At both companies, products arrive in stages according to hardiness. At Price Chopper, for example, the indoor floral departments get customers thinking about spring in January with seeds, followed by pansies, soil and hard goods outside in March. The rest of the product “comes out in waves after that,” Ms. Gallagher describes.


10 ways to build your garden business

       One of the bright spots last year in the floral business was gardening, notes Sandy Hering, owner of Floral Marketing Innovations and a consultant for the horticulture industry. Ms. Hering, who oversaw Stop & Shop’s garden business when she served as director of floral merchandising, offers these tips for businesses considering starting outdoor nurseries or who want to grow their garden sales.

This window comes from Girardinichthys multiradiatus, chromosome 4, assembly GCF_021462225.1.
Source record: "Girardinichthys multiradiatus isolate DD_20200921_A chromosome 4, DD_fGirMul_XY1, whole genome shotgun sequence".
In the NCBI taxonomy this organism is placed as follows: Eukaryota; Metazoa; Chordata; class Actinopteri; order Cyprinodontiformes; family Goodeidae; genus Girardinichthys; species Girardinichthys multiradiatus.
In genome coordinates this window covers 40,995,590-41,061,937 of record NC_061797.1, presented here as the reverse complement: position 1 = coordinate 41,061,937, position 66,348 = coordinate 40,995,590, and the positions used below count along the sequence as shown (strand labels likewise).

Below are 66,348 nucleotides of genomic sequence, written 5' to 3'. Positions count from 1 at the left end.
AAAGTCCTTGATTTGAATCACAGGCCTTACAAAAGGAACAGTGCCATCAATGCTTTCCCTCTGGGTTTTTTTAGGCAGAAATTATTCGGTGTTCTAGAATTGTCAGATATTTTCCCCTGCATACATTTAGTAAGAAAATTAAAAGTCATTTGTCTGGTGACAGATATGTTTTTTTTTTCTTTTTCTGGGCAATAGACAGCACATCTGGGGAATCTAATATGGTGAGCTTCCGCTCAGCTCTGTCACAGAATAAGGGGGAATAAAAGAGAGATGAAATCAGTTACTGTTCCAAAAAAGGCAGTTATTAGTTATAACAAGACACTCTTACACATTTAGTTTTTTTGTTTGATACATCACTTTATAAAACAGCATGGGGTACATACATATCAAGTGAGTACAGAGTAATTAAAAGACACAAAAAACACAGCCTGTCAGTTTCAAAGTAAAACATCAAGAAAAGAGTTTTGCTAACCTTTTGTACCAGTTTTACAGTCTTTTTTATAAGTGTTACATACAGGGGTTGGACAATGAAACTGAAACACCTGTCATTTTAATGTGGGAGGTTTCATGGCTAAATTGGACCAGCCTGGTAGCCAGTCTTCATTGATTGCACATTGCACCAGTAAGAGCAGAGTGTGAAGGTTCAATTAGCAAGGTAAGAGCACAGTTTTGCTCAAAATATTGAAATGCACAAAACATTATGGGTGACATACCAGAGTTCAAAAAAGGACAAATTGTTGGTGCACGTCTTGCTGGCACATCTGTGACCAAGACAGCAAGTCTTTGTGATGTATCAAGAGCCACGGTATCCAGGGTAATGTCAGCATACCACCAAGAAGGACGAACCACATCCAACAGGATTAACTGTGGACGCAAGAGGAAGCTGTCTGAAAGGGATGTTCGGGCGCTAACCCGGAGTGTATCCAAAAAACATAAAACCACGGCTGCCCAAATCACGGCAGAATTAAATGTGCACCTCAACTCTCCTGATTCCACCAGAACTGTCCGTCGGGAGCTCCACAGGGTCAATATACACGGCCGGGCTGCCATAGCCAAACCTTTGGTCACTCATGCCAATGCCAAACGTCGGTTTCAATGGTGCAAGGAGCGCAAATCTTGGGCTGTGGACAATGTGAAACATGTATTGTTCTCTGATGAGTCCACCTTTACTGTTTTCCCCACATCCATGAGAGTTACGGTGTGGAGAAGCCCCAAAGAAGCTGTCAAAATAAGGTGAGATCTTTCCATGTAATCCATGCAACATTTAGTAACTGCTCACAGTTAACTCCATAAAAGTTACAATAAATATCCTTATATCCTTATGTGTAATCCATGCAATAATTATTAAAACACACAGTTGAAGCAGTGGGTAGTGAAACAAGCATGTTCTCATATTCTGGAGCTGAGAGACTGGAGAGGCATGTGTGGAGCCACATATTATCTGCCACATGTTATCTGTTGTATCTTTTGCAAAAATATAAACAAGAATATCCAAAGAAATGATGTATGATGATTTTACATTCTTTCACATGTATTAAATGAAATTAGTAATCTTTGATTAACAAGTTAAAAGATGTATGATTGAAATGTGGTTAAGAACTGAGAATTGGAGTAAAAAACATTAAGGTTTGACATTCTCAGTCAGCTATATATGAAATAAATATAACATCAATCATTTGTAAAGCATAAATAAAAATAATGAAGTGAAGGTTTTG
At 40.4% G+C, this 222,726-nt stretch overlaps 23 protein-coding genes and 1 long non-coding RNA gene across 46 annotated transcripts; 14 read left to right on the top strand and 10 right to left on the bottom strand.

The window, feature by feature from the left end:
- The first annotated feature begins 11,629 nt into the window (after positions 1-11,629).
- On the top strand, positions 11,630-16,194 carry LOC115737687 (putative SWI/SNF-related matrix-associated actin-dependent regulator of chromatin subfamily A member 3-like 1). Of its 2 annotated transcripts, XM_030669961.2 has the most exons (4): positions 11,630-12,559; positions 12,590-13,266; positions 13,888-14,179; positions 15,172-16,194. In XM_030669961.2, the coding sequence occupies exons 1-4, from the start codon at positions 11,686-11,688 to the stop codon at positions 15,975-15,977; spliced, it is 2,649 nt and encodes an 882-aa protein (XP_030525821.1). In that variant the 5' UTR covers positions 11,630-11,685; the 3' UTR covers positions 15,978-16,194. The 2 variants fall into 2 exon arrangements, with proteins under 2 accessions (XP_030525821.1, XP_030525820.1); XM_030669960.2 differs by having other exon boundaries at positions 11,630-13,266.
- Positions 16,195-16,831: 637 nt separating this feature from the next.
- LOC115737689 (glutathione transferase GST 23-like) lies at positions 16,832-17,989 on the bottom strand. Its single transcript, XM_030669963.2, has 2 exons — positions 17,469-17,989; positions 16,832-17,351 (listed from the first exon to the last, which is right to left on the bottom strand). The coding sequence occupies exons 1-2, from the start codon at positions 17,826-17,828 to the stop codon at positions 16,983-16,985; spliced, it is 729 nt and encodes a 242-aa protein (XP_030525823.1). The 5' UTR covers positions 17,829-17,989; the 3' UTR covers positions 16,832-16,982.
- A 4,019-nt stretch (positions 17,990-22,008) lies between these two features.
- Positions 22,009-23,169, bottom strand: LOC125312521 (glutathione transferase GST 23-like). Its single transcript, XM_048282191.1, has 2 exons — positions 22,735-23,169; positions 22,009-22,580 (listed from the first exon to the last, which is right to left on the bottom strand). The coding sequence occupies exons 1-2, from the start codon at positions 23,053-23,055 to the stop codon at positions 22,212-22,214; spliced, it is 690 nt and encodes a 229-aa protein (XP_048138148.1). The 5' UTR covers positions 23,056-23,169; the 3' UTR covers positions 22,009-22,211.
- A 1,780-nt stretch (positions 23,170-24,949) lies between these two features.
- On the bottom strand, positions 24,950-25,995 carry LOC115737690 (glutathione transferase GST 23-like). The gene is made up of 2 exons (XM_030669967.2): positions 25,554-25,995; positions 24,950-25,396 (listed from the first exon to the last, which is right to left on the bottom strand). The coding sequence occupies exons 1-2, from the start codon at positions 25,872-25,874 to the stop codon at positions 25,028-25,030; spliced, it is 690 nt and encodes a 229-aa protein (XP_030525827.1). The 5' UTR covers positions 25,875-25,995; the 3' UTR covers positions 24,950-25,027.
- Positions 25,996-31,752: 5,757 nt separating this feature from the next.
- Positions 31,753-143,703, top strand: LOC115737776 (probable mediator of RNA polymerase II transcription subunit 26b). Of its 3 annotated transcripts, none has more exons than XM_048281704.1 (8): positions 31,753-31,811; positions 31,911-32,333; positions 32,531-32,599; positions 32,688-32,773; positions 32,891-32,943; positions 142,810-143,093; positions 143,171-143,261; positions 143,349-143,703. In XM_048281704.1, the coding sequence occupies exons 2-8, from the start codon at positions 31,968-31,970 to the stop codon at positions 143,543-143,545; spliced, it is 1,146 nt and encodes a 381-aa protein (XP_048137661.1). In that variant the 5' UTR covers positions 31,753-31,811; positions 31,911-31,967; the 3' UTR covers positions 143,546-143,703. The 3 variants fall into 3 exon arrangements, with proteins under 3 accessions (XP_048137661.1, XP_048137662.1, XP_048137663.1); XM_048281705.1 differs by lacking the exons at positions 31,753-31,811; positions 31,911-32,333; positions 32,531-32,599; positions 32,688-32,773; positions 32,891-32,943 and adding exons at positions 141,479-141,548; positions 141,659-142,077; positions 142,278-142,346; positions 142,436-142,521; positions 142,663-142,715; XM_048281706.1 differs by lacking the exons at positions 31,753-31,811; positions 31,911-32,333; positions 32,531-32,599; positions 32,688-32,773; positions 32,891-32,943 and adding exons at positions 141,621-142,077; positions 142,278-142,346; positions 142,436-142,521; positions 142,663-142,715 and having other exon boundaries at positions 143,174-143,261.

1. STAFF CORRECTLY Stores make a mistake when they add garden programs without having the labor hours to tend to them, Ms. Hering cautions. These highly perishable products require care, and that should be taken into consideration before increasing or adding programs. She does suggest ways to minimize the time involved; a simple sidewalk display, for example, may require just an hour a day of watering and condensing the products. Larger displays, however, will need staff to care for them. Seek candidates who already have an interest in gardening. Your customers will want to talk to associates who can help them make the right selections.